June 16, 2022
This paid room is sponsored by Siouxland Oral & Maxillofacial Surgery.
This month’s topic is geriatric care: what is it and who is in it? Well, the answer to that question honestly depends on your definition of the word “geriatric”. AARP would like you to believe he’s 55+ – case closed. On the other hand, we have seen many people in our practice who are physically fit, mentally sharp and can still drive a car just fine at 100!
A few years ago we decided that if you turned 100 and needed oral surgery tooth extractions, you would get them for free. There must be a benefit and recognition to reach the 100 year mark.
We can remember three patients who came to our office for tooth extraction a few years ago; all in the same month and all over 100 years old! One patient had her driver’s license and drove a car, another had her driver’s license but only drove occasionally, and the third had her driver’s license but did not drive because she liked having a reason for her little one. -daughter accompanies him to appointments. The point here is that perceptions of “geriatric” care are clearly different for everyone.
The nebulous phrase “studies show” is part of today’s article. Studies show that if you have good teeth as you age, you will have a better quality of life. These same studies, however, come with the caveat that you need to be able to maintain and care for your dental health as you get older.
The decision tree for which treatments you choose is between about age 65 and 70. It also raises the question of whether the patient has the mental and physical capacity to maintain the dental work they have and whether they will be able to continue to maintain good oral hygiene for the next five years and beyond. So, when deciding on dental care, you not only need to consider the best treatment options right now, but also how to maintain the sustainability of that treatment throughout your life.
Taking the example of our centenarians, a treatment plan with crowns, bridges and even implants at 80 or 90 was a solid choice because these treatments maintain their quality of life. This same attitude, however, for patients who need advanced skilled nursing care, even to brush their teeth in a nursing home, may not be a good idea. You might ask why. Well, the treatment itself can cause the patient to have a cascade of aftercare problems as they cannot sustain the work done properly. Failure to maintain it could lead to widespread tooth decay, periodontal disease, and infection.
Older people often cannot or will not – because they are stoic – verbalize any discomfort they are feeling. Studies show that people who can maintain their teeth well into old age actually have a better quality of life. This includes people with natural teeth with partial dentures, crowns and bridges, individual dental implants, and complete dentures supported by dental implants. It all depends on the individual’s ability to maintain good oral hygiene to protect the teeth and the dental work that has been done.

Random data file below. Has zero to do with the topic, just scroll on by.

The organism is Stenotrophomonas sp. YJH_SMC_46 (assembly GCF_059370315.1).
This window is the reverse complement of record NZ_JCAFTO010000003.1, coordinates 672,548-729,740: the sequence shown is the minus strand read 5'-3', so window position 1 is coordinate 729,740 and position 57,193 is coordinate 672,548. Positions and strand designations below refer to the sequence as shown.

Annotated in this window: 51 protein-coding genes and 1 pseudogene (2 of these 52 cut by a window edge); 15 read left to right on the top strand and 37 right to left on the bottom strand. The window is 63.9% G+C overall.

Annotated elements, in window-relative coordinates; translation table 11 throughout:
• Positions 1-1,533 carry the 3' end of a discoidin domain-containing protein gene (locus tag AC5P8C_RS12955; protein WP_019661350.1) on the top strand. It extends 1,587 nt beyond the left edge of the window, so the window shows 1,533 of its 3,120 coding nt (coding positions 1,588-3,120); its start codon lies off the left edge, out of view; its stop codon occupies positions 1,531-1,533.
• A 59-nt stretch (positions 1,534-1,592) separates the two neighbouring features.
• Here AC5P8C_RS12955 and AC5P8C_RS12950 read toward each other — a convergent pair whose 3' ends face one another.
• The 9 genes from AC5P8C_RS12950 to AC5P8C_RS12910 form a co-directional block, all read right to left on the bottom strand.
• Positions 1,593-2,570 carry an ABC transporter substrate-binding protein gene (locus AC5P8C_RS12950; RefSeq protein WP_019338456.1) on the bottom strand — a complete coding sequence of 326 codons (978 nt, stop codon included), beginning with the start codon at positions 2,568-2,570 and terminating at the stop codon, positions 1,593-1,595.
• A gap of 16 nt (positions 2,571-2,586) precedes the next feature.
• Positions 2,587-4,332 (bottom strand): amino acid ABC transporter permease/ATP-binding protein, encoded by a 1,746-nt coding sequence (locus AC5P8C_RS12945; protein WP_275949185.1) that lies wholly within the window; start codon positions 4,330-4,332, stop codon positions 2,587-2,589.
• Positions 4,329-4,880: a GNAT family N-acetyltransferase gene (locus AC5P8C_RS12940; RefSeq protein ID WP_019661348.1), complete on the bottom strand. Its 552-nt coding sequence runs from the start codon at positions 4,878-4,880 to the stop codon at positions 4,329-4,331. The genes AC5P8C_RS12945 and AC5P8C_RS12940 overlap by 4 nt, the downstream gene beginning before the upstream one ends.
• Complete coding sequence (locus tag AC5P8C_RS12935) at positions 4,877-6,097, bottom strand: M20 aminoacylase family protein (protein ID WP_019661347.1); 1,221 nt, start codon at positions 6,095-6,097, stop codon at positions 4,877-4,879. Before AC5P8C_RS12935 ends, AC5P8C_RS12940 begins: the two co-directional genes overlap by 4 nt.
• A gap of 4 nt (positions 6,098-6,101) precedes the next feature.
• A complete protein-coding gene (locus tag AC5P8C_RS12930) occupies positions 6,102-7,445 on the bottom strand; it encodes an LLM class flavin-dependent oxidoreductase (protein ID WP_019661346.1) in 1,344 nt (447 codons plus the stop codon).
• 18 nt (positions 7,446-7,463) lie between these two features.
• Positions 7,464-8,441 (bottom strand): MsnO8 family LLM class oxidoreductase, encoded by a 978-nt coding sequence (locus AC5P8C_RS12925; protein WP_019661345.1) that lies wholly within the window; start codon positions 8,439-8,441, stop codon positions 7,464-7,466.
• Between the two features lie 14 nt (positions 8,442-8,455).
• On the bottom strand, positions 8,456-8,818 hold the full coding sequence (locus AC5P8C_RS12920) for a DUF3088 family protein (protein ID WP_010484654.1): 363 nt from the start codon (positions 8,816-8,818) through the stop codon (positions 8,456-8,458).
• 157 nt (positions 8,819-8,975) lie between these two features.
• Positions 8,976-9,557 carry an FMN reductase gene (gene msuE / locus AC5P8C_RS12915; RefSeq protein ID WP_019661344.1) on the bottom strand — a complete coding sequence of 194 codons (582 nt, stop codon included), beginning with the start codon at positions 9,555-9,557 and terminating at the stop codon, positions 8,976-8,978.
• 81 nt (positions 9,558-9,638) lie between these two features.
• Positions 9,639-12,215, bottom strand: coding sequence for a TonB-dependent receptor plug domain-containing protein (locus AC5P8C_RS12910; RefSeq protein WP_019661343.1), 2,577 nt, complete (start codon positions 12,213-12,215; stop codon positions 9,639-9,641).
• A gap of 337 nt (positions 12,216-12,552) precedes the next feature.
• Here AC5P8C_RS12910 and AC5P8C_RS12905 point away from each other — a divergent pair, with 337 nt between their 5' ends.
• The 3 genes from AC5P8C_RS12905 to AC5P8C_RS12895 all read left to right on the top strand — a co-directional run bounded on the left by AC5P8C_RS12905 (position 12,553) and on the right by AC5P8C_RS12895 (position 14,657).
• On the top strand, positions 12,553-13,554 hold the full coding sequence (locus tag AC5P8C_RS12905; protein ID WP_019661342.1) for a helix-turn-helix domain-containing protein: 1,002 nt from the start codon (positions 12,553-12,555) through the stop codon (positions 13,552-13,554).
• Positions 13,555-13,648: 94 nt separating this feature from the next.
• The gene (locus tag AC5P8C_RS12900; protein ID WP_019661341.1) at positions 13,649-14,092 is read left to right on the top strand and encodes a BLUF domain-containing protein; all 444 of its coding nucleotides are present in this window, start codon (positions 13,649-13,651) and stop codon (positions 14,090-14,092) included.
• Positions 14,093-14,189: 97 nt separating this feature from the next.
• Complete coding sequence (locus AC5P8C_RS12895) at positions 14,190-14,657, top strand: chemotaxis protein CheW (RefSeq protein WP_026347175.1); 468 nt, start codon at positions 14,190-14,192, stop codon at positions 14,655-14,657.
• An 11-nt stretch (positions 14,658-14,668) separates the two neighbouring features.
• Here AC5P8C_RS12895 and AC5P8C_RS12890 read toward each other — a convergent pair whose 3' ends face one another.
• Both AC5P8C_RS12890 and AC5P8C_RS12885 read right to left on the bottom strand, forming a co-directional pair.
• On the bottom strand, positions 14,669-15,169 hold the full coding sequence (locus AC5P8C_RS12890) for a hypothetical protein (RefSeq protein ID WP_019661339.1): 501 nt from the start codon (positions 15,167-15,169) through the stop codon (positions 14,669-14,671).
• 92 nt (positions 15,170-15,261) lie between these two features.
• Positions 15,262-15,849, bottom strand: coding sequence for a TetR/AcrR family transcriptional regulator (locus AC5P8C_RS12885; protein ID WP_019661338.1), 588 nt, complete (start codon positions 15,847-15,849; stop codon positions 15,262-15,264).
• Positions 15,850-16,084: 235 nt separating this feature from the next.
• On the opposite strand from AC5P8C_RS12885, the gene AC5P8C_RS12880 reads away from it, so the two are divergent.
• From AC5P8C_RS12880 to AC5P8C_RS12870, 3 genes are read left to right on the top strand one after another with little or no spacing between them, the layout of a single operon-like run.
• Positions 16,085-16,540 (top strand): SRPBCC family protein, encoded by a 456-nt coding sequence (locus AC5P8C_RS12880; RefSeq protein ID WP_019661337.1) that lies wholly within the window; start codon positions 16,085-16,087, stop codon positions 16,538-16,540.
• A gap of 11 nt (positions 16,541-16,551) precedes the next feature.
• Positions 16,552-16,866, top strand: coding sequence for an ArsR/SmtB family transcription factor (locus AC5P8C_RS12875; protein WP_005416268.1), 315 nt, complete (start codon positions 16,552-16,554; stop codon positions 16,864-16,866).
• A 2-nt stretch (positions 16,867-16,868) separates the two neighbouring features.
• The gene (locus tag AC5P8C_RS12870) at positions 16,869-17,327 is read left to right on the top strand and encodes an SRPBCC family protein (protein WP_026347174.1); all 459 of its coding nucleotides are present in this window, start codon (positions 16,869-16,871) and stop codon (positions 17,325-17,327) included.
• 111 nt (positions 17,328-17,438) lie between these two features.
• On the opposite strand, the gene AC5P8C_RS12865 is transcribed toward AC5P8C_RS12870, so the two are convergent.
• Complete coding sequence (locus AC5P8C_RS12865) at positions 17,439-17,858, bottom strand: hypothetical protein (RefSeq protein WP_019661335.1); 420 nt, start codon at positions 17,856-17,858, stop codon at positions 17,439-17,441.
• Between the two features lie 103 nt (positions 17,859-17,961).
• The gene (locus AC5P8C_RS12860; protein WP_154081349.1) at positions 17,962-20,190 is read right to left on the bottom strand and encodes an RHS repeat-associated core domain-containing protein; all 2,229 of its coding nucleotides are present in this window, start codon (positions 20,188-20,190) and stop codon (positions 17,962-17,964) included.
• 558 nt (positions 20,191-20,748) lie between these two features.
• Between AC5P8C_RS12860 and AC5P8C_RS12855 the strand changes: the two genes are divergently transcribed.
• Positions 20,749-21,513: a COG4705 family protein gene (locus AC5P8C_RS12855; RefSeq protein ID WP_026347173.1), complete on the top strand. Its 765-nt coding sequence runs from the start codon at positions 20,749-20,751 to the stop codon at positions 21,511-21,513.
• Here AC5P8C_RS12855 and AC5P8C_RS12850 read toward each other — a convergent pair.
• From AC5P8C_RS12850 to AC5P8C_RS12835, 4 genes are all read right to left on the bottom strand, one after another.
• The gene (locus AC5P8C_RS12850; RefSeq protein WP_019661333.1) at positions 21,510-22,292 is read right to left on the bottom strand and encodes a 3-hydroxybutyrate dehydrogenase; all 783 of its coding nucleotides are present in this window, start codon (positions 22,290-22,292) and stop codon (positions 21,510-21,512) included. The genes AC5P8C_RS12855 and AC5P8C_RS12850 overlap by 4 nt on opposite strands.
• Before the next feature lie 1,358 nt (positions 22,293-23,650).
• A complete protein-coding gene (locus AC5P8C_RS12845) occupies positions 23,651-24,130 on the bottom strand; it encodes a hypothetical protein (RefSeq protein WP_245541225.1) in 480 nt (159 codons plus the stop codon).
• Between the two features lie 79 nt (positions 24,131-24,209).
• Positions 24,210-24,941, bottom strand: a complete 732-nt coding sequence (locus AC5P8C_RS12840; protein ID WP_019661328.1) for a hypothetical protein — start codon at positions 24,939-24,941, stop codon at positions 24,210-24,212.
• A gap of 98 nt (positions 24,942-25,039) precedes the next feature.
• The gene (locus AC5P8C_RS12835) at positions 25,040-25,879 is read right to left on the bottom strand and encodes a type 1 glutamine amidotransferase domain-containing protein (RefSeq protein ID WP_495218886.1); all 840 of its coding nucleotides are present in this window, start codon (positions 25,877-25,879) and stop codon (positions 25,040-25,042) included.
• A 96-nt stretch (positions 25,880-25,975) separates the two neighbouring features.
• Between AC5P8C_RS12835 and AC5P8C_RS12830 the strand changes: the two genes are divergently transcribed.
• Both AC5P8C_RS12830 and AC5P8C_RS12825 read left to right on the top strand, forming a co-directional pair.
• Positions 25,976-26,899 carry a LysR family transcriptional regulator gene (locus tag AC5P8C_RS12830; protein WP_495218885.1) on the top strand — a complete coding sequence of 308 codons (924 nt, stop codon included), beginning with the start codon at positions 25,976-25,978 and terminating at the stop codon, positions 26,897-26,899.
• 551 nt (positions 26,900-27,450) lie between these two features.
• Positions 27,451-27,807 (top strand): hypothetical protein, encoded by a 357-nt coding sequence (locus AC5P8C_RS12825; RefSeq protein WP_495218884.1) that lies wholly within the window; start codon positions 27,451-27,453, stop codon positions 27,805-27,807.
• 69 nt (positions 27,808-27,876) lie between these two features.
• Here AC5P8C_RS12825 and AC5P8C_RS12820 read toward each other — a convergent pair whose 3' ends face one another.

Unfortunately, there are many people who age and also noticeably decline in their 60s or 60s. For these patients, dentures are perhaps the superior alternative. In some cases of chronic dental destruction, maintaining teeth that are at the gum line – but not causing pain or infection – is the best answer.
In summary, many geriatric patients have difficulty maintaining good oral hygiene, so it behooves younger generations to take our elders to their dental appointments at least two or three times a year for a dental evaluation. Often the family must also help brush their teeth or obtain electric toothbrushes for these patients. Do an internet search for “full arch toothbrushes”. These devices look like sports mouth guards; they brush their teeth when they are bitten and require almost no dexterity. Consistent good oral care decreases bacteria counts and has been shown to significantly improve overall health.
The simple conclusion for this month is to adapt the care of aging patients according to their current and anticipated abilities. With that in mind, what you think is the best treatment sometimes isn’t. The patient’s short-term and long-term condition should always be considered before initiating definitive treatment.
We hope this has been informative for you, and we look forward to seeing you again next month!
Please see our future monthly articles covering a variety of dental and surgical topics.
To learn more about Siouxland Oral and Maxillofacial Surgery, visit siouxlandoralsurgery.com.